The lead-acid Battery Systems is the oldest rechargeable battery that exists today. Invented by the French physicist Gaston Planté in 1859, it was the first rechargeable lead-acid battery for commercial use. 150 years later, we still don't have profitable alternatives to cars, wheelchairs, scooters, golf carts, and UPS systems. The lead-acid battery has held a large market share in certain applications, if the battery chemistry were more recent it would be too expensive. The Lead-acid battery does not lend itself to fast charging.
Finding the ideal load voltage limit is critical. A high voltage (above 2.40V / cell) produces good battery performance, but shortens the life due to corrosion of the grid on the positive plate. A low voltage limit is subject to sulphation on the negative plate. Leaving the battery on float charge for a long time will not cause damage.
The lead-acid battery does not like deep discharge cycles. A complete discharge causes additional stress and each cycle robs the Battery Systems of life in some services. This wear-down characteristic also applies to other chemical batteries to varying degrees. To avoid battery stress through repetitive deep discharge, a larger battery is recommended. Lead-acid battery is cheap, but running costs can be higher than a nickel-cadmium-based system if repetitive full cycles are required.
Depending on the depth of discharge and operating temperature, sealed lead-acid batteries provide 200 to 300 discharge / charge cycles. The main reason for its relatively short life cycle is the corrosion of the positive electrode grid, the depletion of the active matter and the expansion of the positive plates. These changes are more frequent at higher operating temperatures. Cyclical reloading does not prevent or reverse the trend.
The life of a lead-acid battery can, in part, be measured by the thickness of the positive plates. The thickness of the plates provides a longer life. During loading and unloading, the lead on the plates is slowly eaten away and the sediment falls to the bottom. The weight of a battery is a good indication of lead content and life expectancy.
Automobile starter battery plates are about 0.040 "(1mm) thick, while typical golf cart batteries have plates that are between 0.07-0.11" (1.8-2.8mm) thick. Forklift batteries can have plates that exceed 0.250 "(6mm). Most deep-cycle flooded industrial batteries use lead-antimony plates. This improves the life of the plate, but increases the loss of water and gases.
During the 1970s, researchers developed a maintenance-free lead-acid Battery Systems that can operate in any position. The liquid electrolyte is gelled in separators, moistened and sealed. Safety valves allow ventilation during loading, unloading and changes in atmospheric pressure.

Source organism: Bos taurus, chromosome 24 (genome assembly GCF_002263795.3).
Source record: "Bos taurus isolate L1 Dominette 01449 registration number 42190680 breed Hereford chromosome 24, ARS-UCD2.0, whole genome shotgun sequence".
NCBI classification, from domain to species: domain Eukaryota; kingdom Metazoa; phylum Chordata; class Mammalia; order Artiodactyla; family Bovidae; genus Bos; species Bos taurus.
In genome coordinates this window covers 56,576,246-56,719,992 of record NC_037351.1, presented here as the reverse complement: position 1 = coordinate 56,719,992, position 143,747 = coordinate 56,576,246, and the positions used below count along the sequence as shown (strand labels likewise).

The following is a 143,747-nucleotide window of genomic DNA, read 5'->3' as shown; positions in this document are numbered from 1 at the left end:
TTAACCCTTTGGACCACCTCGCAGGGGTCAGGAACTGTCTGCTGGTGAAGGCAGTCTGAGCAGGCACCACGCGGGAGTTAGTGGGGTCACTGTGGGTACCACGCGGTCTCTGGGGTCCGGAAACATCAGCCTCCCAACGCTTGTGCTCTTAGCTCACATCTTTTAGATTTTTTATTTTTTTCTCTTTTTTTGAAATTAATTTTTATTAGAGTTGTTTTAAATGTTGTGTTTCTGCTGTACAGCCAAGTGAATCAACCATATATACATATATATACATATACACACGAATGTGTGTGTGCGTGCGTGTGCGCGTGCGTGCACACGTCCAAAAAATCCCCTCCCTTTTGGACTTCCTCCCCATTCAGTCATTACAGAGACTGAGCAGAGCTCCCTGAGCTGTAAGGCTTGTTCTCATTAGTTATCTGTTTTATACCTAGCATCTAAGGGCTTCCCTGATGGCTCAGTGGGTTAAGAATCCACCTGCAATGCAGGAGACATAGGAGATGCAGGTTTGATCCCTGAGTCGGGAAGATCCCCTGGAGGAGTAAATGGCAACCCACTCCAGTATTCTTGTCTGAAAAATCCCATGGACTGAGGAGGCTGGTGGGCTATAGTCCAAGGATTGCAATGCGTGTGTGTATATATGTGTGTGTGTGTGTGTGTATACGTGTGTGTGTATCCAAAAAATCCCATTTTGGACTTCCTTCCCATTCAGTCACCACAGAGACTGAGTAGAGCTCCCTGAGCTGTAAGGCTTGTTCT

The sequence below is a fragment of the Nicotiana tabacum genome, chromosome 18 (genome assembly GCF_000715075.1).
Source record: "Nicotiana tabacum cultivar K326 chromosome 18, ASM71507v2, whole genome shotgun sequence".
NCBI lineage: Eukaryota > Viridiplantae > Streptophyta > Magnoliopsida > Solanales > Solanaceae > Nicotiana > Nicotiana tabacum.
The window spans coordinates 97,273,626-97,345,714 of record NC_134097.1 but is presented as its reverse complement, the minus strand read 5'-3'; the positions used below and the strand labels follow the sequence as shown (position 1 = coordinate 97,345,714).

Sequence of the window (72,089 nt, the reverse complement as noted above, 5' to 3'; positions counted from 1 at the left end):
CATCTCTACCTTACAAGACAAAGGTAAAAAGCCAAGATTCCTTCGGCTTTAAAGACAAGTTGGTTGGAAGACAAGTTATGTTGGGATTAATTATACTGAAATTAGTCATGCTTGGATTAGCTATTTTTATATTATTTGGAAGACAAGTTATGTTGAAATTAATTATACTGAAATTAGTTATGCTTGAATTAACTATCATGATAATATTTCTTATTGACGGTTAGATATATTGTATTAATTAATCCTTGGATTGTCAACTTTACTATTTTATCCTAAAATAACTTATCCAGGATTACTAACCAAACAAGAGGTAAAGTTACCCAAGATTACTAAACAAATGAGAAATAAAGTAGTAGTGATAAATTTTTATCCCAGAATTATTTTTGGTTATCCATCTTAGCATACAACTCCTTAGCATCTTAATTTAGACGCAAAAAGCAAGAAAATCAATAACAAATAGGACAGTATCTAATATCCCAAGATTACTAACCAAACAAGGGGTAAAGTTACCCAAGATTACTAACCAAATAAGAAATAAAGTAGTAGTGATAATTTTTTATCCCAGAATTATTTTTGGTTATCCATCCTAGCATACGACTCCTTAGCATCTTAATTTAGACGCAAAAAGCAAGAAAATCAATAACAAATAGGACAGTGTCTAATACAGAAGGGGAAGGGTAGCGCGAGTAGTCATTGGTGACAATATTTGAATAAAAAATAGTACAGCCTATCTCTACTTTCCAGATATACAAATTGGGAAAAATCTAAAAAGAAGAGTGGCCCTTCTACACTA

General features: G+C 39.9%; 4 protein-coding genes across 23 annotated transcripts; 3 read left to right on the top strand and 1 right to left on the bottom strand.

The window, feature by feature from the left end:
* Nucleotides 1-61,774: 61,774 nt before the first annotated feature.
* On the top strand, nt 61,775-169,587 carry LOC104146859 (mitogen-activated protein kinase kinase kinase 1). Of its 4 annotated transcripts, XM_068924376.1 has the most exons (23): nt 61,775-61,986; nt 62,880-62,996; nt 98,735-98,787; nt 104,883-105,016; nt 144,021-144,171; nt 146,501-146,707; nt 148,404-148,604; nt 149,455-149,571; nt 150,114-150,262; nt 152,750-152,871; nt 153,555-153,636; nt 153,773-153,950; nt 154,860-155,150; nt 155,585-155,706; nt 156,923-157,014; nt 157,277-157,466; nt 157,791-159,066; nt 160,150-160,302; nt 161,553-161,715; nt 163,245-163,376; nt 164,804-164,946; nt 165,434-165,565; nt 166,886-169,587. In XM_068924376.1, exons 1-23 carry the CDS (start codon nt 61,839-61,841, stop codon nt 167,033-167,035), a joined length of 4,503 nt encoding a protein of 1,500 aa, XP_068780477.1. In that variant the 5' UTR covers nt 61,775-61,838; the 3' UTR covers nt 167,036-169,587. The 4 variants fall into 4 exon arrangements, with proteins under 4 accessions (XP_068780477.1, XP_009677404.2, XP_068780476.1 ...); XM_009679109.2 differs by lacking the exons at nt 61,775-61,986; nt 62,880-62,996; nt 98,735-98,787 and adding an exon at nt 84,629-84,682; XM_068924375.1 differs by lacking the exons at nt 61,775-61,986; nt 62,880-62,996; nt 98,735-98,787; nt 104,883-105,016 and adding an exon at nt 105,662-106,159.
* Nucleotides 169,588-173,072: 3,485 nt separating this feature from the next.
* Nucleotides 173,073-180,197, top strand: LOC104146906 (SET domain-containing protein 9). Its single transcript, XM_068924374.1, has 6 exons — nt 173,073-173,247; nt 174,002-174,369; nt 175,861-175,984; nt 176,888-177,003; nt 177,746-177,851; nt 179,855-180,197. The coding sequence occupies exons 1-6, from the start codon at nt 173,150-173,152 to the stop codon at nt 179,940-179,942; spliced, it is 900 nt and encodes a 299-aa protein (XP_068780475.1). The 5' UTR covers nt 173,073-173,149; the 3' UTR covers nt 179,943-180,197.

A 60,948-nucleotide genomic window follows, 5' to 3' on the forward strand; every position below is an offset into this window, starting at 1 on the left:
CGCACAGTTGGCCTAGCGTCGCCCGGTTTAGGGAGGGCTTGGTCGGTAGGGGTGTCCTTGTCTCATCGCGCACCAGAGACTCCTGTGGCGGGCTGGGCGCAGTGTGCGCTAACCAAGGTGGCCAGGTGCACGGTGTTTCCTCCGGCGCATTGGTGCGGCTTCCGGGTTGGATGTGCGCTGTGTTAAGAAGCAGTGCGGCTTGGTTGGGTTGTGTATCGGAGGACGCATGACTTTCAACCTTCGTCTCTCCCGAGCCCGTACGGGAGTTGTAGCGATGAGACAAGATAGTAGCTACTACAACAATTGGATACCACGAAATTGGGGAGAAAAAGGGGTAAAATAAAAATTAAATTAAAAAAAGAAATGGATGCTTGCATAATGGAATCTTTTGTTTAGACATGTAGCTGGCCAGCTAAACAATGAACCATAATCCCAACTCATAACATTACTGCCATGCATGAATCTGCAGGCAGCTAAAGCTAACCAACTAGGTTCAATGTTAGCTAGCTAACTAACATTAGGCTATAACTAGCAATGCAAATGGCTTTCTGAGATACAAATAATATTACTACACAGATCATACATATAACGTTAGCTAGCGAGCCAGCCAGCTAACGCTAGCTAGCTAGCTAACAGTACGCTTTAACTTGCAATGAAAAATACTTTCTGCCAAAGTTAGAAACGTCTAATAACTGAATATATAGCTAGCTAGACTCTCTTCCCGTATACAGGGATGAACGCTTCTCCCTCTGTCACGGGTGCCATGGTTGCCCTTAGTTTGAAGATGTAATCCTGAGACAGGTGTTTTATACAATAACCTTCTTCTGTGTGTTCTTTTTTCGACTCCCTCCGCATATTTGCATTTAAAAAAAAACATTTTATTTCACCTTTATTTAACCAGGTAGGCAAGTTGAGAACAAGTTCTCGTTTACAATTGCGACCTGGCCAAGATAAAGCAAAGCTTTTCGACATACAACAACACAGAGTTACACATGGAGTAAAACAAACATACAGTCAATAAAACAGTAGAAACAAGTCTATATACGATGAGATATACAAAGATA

Driven by different market needs, they suggested two lead-acid systems: the small sealed lead-acid battery (SLA), also known as Gelcell, and the larger valve-regulated lead-acid battery (VRLA). Both batteries are similar. Engineers can argue that the word "acid" is a misnomer in sealed lead batteries because no rechargeable battery can be fully sealed.
Unlike flooded lead-acid batteries, SLAs and VRLAs are designed with low potential excess voltage to prevent the battery from reaching its gas-generating potential during charging because over-charging could cause gassing and the depletion of water. Consequently, these batteries cannot be charged to their full potential. To reduce dryness, sealed lead-acid calcium batteries use lead instead of lead-antimony.
The optimum operating temperature for the lead-acid battery is 25 ° C (77 F *). At elevated temperature it reduces longevity. As a guideline, every 8º C (15 F *) increase in temperature will reduce the battery life by half. A VRLA, which would last 10 years at 25 ° C (77 F *), will only be good for 5 years if operated at 33 * C (95 F *). In theory, the same battery would last a little over a year at a desert temperature of 42 ° C (107 * F).
Sealed lead-acid batteries are rated at about 5 hours (0.2) and 20 hours (0.05C) discharge. Longer discharge times make higher capacity readings due to lower losses. The lead-acid battery works well with high charge currents.
Batteries with absorbent glass separator (AGM)
AGM is a new type of sealed lead-acid Battery Systems that uses absorption glass mats between plates. It is sealed, maintenance-free and the plates are rigidly mounted to withstand heavy shocks and vibrations. Almost all AGM batteries are recombinant, which means that they can recombine with 99% of oxygen and hydrogen. There is almost no water loss. The charging voltages are the same as for other lead acid batteries.
Even under severe overload conditions, it emits hydrogen below the 4% set for airplanes and enclosed spaces. The low self-discharge of 1.3% per month allows for long-term storage before recharging. AGM costs are double that of the flooded version of the same capacity. Due to durability, high-performance German cars use AGM batteries in favor of the flood type.